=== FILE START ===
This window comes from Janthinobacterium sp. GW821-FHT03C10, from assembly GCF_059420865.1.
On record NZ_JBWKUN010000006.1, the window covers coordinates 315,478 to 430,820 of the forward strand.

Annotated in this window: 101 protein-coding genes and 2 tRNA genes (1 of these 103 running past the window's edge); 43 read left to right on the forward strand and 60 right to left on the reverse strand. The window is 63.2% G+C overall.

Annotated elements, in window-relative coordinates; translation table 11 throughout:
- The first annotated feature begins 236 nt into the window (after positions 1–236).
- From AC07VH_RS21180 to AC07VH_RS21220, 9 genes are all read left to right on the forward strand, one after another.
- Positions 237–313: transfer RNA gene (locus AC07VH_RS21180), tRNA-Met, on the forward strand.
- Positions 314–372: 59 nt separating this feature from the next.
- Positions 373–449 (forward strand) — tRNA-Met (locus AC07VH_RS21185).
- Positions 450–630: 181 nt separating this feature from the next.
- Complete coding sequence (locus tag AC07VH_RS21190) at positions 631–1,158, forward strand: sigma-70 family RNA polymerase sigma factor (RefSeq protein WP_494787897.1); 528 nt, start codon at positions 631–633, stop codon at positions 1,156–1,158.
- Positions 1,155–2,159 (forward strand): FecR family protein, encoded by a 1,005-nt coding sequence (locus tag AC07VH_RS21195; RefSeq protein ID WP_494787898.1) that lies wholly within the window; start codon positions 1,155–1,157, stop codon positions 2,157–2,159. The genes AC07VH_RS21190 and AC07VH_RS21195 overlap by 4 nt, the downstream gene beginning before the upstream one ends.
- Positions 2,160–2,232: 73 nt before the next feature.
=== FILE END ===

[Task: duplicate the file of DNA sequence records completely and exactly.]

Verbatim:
This window comes from Janthinobacterium sp. GW821-FHT03C10, from assembly GCF_059420865.1.
On record NZ_JBWKUN010000006.1, the window covers coordinates 315,478 to 430,820 of the forward strand.

Annotated in this window: 101 protein-coding genes and 2 tRNA genes (1 of these 103 running past the window's edge); 43 read left to right on the forward strand and 60 right to left on the reverse strand. The window is 63.2% G+C overall.

Annotated elements, in window-relative coordinates; translation table 11 throughout:
- The first annotated feature begins 236 nt into the window (after positions 1–236).
- From AC07VH_RS21180 to AC07VH_RS21220, 9 genes are all read left to right on the forward strand, one after another.
- Positions 237–313: transfer RNA gene (locus AC07VH_RS21180), tRNA-Met, on the forward strand.
- Positions 314–372: 59 nt separating this feature from the next.
- Positions 373–449 (forward strand) — tRNA-Met (locus AC07VH_RS21185).
- Positions 450–630: 181 nt separating this feature from the next.
- Complete coding sequence (locus tag AC07VH_RS21190) at positions 631–1,158, forward strand: sigma-70 family RNA polymerase sigma factor (RefSeq protein WP_494787897.1); 528 nt, start codon at positions 631–633, stop codon at positions 1,156–1,158.
- Positions 1,155–2,159 (forward strand): FecR family protein, encoded by a 1,005-nt coding sequence (locus tag AC07VH_RS21195; RefSeq protein ID WP_494787898.1) that lies wholly within the window; start codon positions 1,155–1,157, stop codon positions 2,157–2,159. The genes AC07VH_RS21190 and AC07VH_RS21195 overlap by 4 nt, the downstream gene beginning before the upstream one ends.
- Positions 2,160–2,232: 73 nt before the next feature.